Women in Informal Settlement Areas in Kisumu Speak Out

A massive 62 percent of Kisumu is made up of informal settlements, followed by 41 percent in Nairobi, according to research findings published in a policy working paper of the World Bank. This impacts the lives of countless people in Kisumu. 


In February and March of 2020, the IFA Western Team held a series of film screenings and community discussions in various informal settlements in KisumuCounty. Most of these mobilizations attracted women-only participants. From the post-film discussions, it was evident just how much women are affected.

The violation of land and property rights stood out clearly as a reason for the large number of women inhabitants in the settlement areas. Land and property rights remain a pipe dream for them, as access to land is tied to the relationship they have with the men in their families. In most cases, women have no right to their land when that relationship ends. This is especially true for married women and only daughters.

IFA facilitated women leaders drawn from the ten settlement areas across Kisumu County in coming together. After discussions on these issues, they decided to hold a peaceful protest during the International Women’s Day, instead of attending the County government’s main event. They mobilized women from their respective areas and notified the police accordingly of the planned demonstration and route of demonstration.

On March 8th, IFA Western team joined over 200 women drawn from Bandari, Usoma, Obunga, Manyatta, Nyalenda, Kajulu, Nyamasaria, Chiga and Kibos settlement areas in Kisumu County, in speaking out and being heard.

Adorned in purple and white ribbons, the women started their demonstration from the Kondele Flyover and marched for 6kms to the Kibos Railway Hall. Through peaceful protest, the women wanted to draw the attention of their local leaders and women at large to their plight. There, IFA held a screening of the film The Others - Nubians of Kisii  for the women. During the post-screening discussion, the participants realized that Kenyan legislation actually promotes women’s land and property rights. They felt the weak link was the judiciary, which should be enforcing these important legal provisions, especially at the grassroots. They felt that the state was discriminating against them, as it had a duty to promote, enforce and protect the women’s land and property rights.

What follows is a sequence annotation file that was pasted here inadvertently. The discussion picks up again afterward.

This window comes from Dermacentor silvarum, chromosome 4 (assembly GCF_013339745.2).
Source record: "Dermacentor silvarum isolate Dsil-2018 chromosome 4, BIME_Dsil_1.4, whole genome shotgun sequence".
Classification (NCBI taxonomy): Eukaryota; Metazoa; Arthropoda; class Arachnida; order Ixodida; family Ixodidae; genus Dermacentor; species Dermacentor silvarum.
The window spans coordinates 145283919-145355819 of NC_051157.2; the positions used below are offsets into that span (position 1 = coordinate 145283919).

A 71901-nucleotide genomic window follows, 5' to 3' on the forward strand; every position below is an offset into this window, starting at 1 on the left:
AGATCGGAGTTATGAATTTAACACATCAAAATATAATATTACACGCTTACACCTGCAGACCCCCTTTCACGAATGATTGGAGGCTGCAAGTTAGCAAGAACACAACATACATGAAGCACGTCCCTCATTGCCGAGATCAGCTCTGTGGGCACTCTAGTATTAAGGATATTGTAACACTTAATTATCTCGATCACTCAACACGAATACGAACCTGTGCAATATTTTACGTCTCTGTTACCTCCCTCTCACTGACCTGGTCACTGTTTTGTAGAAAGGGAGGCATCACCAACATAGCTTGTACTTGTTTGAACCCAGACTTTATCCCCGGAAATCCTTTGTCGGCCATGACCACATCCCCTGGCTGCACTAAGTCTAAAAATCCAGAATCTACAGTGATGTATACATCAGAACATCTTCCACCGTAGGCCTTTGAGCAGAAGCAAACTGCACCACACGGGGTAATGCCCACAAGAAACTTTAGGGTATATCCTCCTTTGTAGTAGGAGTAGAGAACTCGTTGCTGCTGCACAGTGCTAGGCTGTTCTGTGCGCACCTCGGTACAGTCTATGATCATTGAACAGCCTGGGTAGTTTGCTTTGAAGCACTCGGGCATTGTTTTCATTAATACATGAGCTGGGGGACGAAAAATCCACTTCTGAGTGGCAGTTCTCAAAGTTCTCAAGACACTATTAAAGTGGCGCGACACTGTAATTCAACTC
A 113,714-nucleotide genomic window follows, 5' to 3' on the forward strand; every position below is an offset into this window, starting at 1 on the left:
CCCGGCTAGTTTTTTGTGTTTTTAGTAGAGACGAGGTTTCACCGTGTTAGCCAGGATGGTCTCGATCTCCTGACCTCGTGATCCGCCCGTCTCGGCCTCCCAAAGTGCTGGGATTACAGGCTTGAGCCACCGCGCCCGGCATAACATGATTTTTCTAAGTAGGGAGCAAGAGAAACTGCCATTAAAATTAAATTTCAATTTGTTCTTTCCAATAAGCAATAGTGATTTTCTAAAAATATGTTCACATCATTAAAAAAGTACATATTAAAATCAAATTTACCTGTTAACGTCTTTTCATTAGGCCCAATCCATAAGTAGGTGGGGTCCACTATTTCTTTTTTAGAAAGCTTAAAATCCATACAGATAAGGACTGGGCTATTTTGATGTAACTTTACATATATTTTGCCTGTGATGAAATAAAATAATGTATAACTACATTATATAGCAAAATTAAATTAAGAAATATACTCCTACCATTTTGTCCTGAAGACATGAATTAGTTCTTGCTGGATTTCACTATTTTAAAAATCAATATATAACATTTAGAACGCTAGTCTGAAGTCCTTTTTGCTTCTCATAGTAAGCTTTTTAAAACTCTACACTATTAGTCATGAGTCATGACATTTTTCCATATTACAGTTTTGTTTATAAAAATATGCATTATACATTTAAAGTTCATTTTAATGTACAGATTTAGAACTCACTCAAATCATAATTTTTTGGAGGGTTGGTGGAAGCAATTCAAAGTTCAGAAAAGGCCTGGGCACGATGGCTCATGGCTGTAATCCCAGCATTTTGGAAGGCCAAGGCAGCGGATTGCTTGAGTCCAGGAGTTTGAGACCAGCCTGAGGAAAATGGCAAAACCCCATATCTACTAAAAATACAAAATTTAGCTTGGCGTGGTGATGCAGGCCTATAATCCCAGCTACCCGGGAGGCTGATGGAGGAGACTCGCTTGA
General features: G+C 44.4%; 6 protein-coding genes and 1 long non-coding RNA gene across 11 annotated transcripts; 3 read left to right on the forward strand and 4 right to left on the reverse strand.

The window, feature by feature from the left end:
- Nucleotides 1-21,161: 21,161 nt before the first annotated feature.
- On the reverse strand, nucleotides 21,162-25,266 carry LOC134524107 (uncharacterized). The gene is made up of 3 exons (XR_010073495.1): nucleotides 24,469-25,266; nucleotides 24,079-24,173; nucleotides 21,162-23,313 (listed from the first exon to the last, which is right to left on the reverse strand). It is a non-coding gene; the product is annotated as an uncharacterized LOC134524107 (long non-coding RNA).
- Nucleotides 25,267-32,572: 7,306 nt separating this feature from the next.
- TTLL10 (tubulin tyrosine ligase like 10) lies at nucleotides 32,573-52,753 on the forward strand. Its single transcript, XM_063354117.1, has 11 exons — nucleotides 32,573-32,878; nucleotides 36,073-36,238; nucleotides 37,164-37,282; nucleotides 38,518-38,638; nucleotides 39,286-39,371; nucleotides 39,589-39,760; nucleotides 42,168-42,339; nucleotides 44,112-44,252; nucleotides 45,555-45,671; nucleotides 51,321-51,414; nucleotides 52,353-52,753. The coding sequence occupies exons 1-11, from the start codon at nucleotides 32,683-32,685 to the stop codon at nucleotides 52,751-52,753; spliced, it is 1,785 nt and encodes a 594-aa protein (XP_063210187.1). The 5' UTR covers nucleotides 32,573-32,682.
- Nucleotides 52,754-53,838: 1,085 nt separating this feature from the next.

The women participants decided that it was time to take collective action in order to avert their situation. They resolved to mobilize more women within the settlement areas and form a women’s movement, which would push their agenda - especially on land and property rights.

The IFA Western team plans to hold all-women film screenings and create women-led Community Action Teams (CATs) to spearhead the driving of the women’s agenda within the settlement areas.

Story By IFA Western Team

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